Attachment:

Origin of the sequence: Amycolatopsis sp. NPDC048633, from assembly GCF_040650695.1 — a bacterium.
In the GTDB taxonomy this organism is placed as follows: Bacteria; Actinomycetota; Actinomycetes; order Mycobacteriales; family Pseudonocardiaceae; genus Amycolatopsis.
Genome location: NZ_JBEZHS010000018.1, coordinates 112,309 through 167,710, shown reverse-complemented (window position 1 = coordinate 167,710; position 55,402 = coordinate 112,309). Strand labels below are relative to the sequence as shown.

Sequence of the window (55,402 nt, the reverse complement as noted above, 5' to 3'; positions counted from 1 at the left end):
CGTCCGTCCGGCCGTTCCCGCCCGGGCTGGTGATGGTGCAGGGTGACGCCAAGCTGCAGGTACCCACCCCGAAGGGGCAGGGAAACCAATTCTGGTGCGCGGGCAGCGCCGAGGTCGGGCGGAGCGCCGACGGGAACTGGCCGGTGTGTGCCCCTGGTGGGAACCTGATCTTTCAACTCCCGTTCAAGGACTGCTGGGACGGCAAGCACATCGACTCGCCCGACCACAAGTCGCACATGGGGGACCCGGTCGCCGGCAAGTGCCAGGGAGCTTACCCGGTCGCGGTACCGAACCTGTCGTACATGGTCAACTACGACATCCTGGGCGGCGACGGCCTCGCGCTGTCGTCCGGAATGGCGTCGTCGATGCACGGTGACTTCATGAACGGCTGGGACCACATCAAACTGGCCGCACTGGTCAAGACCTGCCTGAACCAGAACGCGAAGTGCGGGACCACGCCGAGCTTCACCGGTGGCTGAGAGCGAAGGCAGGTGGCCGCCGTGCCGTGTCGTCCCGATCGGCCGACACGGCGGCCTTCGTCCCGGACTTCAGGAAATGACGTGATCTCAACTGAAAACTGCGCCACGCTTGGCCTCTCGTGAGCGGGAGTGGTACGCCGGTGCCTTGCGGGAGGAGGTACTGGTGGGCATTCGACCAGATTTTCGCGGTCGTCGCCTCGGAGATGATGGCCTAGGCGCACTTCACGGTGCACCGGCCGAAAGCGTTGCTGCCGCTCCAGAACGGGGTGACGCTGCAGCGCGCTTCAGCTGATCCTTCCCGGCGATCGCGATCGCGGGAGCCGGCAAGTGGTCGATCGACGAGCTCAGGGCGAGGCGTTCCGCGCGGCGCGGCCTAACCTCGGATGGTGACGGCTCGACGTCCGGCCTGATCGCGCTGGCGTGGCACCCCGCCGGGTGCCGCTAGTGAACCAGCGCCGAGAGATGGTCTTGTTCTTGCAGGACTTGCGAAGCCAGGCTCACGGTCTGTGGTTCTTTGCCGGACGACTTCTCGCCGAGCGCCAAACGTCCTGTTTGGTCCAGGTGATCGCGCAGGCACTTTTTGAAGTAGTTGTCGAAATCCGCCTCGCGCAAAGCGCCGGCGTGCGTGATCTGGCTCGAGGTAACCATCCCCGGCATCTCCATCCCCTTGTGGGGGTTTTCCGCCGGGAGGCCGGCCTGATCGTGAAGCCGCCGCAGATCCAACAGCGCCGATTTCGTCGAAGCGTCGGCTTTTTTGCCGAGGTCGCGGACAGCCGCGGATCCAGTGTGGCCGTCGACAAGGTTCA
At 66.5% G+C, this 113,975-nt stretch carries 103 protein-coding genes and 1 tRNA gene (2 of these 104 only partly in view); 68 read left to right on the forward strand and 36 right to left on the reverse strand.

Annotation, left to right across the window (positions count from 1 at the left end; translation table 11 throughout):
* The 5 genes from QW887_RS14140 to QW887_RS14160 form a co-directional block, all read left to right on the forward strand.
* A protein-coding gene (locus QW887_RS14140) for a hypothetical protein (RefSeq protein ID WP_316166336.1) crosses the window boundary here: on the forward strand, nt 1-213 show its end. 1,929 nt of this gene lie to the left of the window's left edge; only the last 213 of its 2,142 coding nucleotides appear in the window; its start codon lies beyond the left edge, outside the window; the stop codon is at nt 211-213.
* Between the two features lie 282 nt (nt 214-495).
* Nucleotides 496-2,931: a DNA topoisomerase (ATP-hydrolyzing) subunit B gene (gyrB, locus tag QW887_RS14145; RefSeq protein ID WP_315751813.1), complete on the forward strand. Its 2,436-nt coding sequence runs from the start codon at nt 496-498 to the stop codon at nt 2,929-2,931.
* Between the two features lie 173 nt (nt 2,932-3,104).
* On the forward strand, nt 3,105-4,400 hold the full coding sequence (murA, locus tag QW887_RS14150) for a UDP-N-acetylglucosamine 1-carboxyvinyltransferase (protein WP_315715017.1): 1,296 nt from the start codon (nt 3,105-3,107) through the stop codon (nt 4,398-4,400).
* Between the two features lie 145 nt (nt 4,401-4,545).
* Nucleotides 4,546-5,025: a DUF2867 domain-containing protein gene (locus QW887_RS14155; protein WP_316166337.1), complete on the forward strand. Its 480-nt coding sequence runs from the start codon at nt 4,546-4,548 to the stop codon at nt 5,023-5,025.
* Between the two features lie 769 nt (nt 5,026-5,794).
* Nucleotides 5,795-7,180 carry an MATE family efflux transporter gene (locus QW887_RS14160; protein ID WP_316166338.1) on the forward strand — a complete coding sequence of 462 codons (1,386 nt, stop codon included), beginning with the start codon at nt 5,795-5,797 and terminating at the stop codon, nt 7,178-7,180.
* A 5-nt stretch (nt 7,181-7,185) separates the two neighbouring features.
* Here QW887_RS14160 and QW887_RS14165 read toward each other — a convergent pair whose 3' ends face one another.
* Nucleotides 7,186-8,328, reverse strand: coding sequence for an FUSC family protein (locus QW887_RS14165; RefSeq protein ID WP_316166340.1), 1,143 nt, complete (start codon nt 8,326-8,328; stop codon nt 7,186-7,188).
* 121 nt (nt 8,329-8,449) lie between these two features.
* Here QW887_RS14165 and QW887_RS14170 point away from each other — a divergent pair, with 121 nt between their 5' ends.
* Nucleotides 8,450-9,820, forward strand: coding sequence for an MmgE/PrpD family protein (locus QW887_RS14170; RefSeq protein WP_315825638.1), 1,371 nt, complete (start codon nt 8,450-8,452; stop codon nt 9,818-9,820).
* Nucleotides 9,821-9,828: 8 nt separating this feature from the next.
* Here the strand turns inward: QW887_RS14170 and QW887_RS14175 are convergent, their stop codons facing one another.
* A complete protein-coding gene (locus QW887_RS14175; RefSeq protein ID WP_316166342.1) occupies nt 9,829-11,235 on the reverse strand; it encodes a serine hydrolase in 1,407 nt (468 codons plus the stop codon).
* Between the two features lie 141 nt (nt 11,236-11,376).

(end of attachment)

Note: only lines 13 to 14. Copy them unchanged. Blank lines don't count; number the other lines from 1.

* On the forward strand, nt 3,105-4,400 hold the full coding sequence (murA, locus tag QW887_RS14150) for a UDP-N-acetylglucosamine 1-carboxyvinyltransferase (protein WP_315715017.1): 1,296 nt from the start codon (nt 3,105-3,107) through the stop codon (nt 4,398-4,400).
* Between the two features lie 145 nt (nt 4,401-4,545).